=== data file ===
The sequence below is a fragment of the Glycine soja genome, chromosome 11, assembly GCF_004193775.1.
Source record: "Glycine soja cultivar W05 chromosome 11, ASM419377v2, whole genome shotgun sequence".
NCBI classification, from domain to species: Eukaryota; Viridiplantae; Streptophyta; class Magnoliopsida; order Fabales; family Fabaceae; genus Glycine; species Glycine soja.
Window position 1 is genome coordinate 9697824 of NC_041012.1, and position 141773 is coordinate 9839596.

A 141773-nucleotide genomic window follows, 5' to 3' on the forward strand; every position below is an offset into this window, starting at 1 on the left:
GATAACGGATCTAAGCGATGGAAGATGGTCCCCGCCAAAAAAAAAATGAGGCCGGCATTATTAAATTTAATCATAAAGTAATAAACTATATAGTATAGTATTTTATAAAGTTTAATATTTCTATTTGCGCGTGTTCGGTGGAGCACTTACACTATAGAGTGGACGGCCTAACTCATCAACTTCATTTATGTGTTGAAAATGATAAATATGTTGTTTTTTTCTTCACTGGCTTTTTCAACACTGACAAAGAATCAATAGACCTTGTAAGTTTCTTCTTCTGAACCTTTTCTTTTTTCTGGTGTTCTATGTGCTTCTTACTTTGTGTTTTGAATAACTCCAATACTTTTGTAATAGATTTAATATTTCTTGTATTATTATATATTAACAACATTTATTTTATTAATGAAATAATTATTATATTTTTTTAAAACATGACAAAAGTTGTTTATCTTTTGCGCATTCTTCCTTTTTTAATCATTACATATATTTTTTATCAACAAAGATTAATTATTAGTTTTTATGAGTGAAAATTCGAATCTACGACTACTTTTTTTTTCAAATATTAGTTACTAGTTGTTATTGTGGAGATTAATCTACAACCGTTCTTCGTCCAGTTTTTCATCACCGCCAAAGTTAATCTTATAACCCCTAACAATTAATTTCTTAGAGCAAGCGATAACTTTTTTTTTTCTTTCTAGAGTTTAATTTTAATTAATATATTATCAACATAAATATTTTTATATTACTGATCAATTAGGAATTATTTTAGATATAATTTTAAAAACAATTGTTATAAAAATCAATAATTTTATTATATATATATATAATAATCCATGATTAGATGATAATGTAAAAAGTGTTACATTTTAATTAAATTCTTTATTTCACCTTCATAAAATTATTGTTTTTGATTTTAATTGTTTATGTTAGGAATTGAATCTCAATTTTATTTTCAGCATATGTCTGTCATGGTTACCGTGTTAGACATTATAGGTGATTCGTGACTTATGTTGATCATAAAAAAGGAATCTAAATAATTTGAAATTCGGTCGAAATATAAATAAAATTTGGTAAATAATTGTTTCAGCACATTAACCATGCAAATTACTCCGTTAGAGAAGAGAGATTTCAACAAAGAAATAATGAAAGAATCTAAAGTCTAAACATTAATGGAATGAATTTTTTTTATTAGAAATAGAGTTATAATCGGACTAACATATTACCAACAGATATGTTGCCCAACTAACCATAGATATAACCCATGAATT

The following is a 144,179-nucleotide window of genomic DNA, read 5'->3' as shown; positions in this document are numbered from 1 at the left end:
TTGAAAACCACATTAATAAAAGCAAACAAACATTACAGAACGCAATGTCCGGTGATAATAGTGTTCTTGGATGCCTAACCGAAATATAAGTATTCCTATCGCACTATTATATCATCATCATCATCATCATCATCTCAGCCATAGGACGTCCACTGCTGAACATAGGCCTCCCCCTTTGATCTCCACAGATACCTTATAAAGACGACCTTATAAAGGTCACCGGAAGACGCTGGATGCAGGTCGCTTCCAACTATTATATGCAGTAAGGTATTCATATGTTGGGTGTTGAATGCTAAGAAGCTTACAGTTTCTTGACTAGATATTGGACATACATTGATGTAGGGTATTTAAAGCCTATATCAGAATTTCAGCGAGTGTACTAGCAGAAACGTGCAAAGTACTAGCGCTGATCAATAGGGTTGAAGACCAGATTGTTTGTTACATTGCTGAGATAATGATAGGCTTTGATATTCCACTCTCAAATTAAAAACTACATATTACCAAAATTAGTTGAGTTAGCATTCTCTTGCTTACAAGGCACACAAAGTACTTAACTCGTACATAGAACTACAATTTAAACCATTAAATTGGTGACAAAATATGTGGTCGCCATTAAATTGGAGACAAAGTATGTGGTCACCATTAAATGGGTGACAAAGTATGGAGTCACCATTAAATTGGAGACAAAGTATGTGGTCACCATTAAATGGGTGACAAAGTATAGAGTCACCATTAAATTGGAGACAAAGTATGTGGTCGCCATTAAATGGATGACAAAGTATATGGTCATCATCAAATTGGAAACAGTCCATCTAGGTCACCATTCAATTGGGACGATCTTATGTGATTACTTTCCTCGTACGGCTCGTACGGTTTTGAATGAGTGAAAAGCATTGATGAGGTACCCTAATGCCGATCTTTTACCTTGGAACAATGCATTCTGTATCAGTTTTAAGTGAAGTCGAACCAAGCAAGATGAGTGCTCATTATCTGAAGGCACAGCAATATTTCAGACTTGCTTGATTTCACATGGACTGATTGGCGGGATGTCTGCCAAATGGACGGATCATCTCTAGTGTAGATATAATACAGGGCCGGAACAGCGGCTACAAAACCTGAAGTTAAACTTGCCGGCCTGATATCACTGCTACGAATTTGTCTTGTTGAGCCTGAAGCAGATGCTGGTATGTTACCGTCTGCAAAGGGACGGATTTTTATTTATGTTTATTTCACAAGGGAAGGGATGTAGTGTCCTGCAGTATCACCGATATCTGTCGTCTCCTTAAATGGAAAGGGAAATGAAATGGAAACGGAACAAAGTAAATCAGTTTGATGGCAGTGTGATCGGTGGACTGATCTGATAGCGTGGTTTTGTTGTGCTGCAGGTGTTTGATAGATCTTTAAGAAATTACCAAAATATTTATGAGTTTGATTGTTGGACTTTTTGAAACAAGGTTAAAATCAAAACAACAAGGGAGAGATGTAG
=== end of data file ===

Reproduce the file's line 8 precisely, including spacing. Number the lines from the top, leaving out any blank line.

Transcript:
TTGAAAACCACATTAATAAAAGCAAACAAACATTACAGAACGCAATGTCCGGTGATAATAGTGTTCTTGGATGCCTAACCGAAATATAAGTATTCCTATCGCACTATTATATCATCATCATCATCATCATCATCTCAGCCATAGGACGTCCACTGCTGAACATAGGCCTCCCCCTTTGATCTCCACAGATACCTTATAAAGACGACCTTATAAAGGTCACCGGAAGACGCTGGATGCAGGTCGCTTCCAACTATTATATGCAGTAAGGTATTCATATGTTGGGTGTTGAATGCTAAGAAGCTTACAGTTTCTTGACTAGATATTGGACATACATTGATGTAGGGTATTTAAAGCCTATATCAGAATTTCAGCGAGTGTACTAGCAGAAACGTGCAAAGTACTAGCGCTGATCAATAGGGTTGAAGACCAGATTGTTTGTTACATTGCTGAGATAATGATAGGCTTTGATATTCCACTCTCAAATTAAAAACTACATATTACCAAAATTAGTTGAGTTAGCATTCTCTTGCTTACAAGGCACACAAAGTACTTAACTCGTACATAGAACTACAATTTAAACCATTAAATTGGTGACAAAATATGTGGTCGCCATTAAATTGGAGACAAAGTATGTGGTCACCATTAAATGGGTGACAAAGTATGGAGTCACCATTAAATTGGAGACAAAGTATGTGGTCACCATTAAATGGGTGACAAAGTATAGAGTCACCATTAAATTGGAGACAAAGTATGTGGTCGCCATTAAATGGATGACAAAGTATATGGTCATCATCAAATTGGAAACAGTCCATCTAGGTCACCATTCAATTGGGACGATCTTATGTGATTACTTTCCTCGTACGGCTCGTACGGTTTTGAATGAGTGAAAAGCATTGATGAGGTACCCTAATGCCGATCTTTTACCTTGGAACAATGCATTCTGTATCAGTTTTAAGTGAAGTCGAACCAAGCAAGATGAGTGCTCATTATCTGAAGGCACAGCAATATTTCAGACTTGCTTGATTTCACATGGACTGATTGGCGGGATGTCTGCCAAATGGACGGATCATCTCTAGTGTAGATATAATACAGGGCCGGAACAGCGGCTACAAAACCTGAAGTTAAACTTGCCGGCCTGATATCACTGCTACGAATTTGTCTTGTTGAGCCTGAAGCAGATGCTGGTATGTTACCGTCTGCAAAGGGACGGATTTTTATTTATGTTTATTTCACAAGGGAAGGGATGTAGTGTCCTGCAGTATCACCGATATCTGTCGTCTCCTTAAATGGAAAGGGAAATGAAATGGAAACGGAACAAAGTAAATCAGTTTGATGGCAGTGTGATCGGTGGACTGATCTGATAGCGTGGTTTTGTTGTGCTGCAGGTGTTTGATAGATCTTTAAGAAATTACCAAAATATTTATGAGTTTGATTGTTGGACTTTTTGAAACAAGGTTAAAATCAAAACAACAAGGGAGAGATGTAG